La Sportiva Cham Down Jacket

Connor Pendergast in the La Sportive Cham jacket.
La Sportiva Cham Jacket

La Sportiva Cham Down Jacket

Size Tested: Medium

Color: Blue

Stated Weight (size M): 660 g

Stated Features:

  • Down: 100% European white goose down (700-fill-power)
  • Down Treatment: Repeloff Nano Super DWR
  • Reflective seams
  • Internal pocket with headphone access
  • Adjustable draw cord waist
  • Single hand adjustable hood with visor
  • Microfleece chin guard
  • 1 chest zip pocket
  • 2 inside zip pockets (right side is large for integrated stow bag)
  • Fabric: Main: 20D Ripstop; Lining: 30D Tafetta

MSRP: $299 (can now be found for much less)

Reviewer: 5’ 11”, 140 lbs

Test Duration: 5 months


When I was in search of a new puffy earlier this year, La Sportiva’s Cham came highly recommended by some colleagues in the outdoor education world. Curious, I decided to check it out. I was intent on wearing it down to nothing, and after experiencing less-than-impressive durability from my previous puffy, I figured I wouldn’t have to try that hard to accomplish that.


I have the sort of build common among many climbers: taller and thin, with wider shoulders. I stand at 5’11”, and weigh 140lbs. So keep this in mind as I discuss the fit of this jacket. With the Medium Cham, I noticed that the length of the torso was just about perfect, with the tail coming down almost to the tops of my hamstrings, and the front slightly higher across my hips.

The arms were slightly too long (even for my +1 ape index), but the elastic wrists prevented this from becoming an issue when I needed my hands free. And the length of the arms made moving in the jacket unrestricted, though the cuffs got dirty more quickly than the rest of the jacket, if that matters to you.

All in all, I’d say that the fit of the Cham Down Jacket is a climber’s dream.

Connor Pendergast reviews the La Sportive Cham jacket for Blister Gear Review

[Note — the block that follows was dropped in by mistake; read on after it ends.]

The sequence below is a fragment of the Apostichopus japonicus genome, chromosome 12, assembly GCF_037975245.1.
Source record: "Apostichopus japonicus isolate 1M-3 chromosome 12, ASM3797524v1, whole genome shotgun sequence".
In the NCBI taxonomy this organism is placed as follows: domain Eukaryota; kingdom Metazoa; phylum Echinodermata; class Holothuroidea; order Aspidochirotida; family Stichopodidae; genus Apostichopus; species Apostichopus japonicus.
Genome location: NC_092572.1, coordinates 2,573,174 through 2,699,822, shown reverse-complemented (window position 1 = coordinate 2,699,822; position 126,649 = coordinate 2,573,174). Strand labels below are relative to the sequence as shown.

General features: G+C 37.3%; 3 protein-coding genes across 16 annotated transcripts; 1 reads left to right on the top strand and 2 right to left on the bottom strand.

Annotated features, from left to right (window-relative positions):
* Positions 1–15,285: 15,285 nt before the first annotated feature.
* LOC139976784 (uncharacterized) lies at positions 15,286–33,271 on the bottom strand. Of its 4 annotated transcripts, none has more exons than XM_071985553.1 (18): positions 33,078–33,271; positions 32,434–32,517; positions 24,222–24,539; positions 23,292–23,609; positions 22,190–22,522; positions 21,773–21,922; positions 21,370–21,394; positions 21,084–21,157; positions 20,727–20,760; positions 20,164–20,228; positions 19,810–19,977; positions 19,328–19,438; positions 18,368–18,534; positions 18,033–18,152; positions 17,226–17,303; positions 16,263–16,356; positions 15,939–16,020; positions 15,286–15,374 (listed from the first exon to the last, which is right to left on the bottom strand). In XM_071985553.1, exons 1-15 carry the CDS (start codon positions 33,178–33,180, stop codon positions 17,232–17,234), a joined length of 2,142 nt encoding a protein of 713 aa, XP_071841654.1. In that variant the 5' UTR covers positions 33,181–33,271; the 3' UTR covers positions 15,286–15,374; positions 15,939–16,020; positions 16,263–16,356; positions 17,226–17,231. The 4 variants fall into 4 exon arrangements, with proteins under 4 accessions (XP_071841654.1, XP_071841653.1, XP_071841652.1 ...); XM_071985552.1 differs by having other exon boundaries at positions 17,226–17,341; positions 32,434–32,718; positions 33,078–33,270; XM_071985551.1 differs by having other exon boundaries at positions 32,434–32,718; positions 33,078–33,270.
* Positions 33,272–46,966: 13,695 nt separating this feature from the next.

Connor Pendergast in the La Sportive Cham jacket.

The one-hand adjustable hood, elastic wrists, and adjustable waistline make sure that the fit stays snug, with few opportunities for cold air to seep in. Movement feels unrestricted, sight is kept unimpeded by a wire brim in the hood, and sensitive areas like the chin and the backs of the hands are protected with nano fleece lining.

Weight and Fill

The fill power of the insulation is always an important consideration when looking at down outerwear. Fill power, which describes how much space (in cubic inches) is taken up by an ounce of down, is a good way of connecting insulating ability and weight (and frequently cost as well).

There are many 800+ fill-power jackets on the market (a few prominent ones are the Rab Infinity Endurance Jacket and the Patagonia Fitz Roy Down Parka), so the Cham, with its 700-fill down, is going to be slightly less insulating than an identical jacket with the same amount (by weight) of higher fill down.

Despite this, I found the Cham to provide the right amount of insulation to make it extremely versatile. Granted, I have always run warm, but I found the Cham’s insulation to be appropriate for most three-season backcountry activities, whether belaying on an alpine ledge in near-freezing temperatures and high winds, or sitting in base camp cooking up a meal during a moderate fall night.

The total weight-to-fill ratio on the Cham Down Jacket (700-fill-power, 660 g) is a tad higher than some of its competitors, like the Marmot Zeus Down Jacket (700-fill-power, 408 g), or even The North Face Nuptse Jacket (700-fill-power, 650 g). Even though neither of these jackets has the wire-brimmed hood of the Cham, the difference between 660 g and 408 g in a puffy is non-trivial, to say the least.

For my uses though, I’ll take the Cham’s hood for an extra 250 g. The idea of not having a hooded puffy seems like using low-riding approach shoes in the wilderness; I could likely get away with it, but I’d feel as if I were neglecting an important safety and comfort concern.

NEXT: Waterproofing Treatment, Durability, Etc.

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